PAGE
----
The edge of what you don’t know and cannot feel

Then you make lists of those you loved (some true) and
those who loved you back and suddenly you understand

distance and space and curvature, the bigness of small
things and how to solve for x. Doesn’t a lifetime only

get you to the edge of what you don’t know and cannot
feel? God, for instance, is a mango tree, flowering in

season, interrupted by pests or a lot of sunshine or a
little rain. Four years ago, a couple made crazy adulterous

love under one tree and it refused to fruit all summer (this,
entirely, is true). There is a reason why broken parts

together weigh more than the whole (this too, is true,
because to know grief is to know heaviness, to know how

to trap air in your open fist). But all this, because I was
sitting under a mango tree, praying it would not rain (not

true for clouds are clouds), because so much comes apart
when you have to run, mid-thought, to where it all began.

32 thoughts on “The edge of what you don’t know and cannot feel

  1. The judgemental tree that refused to fruit made me smile. The wisdom of the natural world, lol. Always lovely to read you, Rajani.

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  2. An interesting question, Rajani: ‘Doesn’t a lifetime only / get you to the edge of what you don’t know and cannot / feel?’ We’ll never know everything, there’s no chance of that, so I’ve resigned myself to being satisfied with the little I do know. The lines that really resonate with me are:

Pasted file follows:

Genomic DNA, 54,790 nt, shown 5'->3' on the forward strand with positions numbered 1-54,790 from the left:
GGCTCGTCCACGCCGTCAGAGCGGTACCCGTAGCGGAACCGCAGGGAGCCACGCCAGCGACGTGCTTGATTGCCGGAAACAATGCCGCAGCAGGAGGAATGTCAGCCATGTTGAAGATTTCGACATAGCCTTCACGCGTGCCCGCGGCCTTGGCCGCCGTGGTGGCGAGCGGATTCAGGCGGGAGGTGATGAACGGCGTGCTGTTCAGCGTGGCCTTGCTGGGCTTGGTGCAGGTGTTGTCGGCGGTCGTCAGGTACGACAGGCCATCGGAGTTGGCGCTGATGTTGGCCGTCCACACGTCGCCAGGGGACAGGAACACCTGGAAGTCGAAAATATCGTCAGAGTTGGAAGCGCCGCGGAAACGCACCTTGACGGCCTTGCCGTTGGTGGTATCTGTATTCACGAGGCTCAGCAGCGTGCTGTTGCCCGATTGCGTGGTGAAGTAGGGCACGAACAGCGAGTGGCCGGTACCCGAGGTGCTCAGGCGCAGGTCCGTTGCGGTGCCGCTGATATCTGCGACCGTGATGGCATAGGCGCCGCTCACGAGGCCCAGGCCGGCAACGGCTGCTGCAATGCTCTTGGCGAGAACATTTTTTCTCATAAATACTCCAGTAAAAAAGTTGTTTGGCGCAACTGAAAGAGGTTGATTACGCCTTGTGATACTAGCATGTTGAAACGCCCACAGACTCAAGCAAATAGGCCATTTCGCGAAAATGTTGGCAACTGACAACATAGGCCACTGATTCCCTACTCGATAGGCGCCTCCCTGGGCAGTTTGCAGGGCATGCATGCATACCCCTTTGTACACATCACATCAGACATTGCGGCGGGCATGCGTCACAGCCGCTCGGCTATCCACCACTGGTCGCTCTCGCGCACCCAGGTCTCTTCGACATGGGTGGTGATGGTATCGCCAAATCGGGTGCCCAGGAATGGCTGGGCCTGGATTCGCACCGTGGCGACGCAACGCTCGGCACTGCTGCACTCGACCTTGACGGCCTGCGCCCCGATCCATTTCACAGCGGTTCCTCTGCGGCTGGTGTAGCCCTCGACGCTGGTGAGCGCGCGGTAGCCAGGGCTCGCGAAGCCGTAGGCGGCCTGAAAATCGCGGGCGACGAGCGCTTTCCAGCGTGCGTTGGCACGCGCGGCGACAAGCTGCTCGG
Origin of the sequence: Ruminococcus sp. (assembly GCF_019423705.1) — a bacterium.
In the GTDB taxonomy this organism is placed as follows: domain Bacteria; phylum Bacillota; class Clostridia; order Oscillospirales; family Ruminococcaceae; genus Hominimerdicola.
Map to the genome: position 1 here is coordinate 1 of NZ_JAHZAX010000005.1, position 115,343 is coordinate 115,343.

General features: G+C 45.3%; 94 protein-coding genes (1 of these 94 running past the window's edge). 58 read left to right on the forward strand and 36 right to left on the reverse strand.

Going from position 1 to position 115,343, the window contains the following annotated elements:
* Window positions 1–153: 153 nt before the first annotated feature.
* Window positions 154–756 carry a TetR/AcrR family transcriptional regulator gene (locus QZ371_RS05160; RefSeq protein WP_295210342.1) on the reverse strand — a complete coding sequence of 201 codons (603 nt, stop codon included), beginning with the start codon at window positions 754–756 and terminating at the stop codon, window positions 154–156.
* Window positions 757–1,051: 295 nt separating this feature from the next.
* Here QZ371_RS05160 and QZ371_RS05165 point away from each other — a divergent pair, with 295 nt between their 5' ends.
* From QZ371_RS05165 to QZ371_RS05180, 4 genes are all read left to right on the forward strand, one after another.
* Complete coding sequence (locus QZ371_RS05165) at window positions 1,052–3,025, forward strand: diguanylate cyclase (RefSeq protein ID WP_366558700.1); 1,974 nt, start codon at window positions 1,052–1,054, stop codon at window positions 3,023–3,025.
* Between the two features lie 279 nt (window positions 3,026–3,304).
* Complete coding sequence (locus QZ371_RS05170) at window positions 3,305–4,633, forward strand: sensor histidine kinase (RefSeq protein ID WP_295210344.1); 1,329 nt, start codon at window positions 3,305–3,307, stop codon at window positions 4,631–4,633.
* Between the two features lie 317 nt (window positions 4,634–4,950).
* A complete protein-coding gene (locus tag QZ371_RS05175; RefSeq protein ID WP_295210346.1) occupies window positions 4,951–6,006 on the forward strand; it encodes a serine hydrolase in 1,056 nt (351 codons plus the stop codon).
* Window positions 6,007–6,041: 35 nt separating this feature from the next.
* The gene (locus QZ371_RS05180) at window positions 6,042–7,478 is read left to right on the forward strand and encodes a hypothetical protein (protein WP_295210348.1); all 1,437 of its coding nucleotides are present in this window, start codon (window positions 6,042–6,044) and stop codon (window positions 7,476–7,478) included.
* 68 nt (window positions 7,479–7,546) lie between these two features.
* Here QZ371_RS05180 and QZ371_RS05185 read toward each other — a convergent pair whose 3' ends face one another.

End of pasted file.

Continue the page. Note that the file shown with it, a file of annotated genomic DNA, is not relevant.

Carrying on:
‘There is a reason why broken parts
    together weigh more than the whole (this too, is true,
    because to know grief is to know heaviness, to know how
    to trap air in your open fist). ‘

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  3. The part about broken parts weighing more felt really strong to me. You can’t put things back together simply, even if you have all the parts.

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  4. The baggage that follows brokenness most be heavier than any other sort of bag. Perhaps, it has to do with the things the broken parts try to forget. Denial is rarely lighter than a feather (this, too, is true… really).

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  5. Perhaps the tree is reinforcing “judge not that ye be not judged”! At any rate, I enjoyed your train of thought. It was a good read.

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  6. This is absolutely stunning in its depth and philosophy, Rajani! 💝 I love; “Doesn’t a lifetime only get you to the edge of what you don’t know and cannot feel?”

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  7. Love this I love how you say that “There is a reason why broken parts together weigh more than the whole” so true and this is a brilliant image”to know how to trap air in your open fist”
    Enjoyed that the tree didn’t give fruit as well

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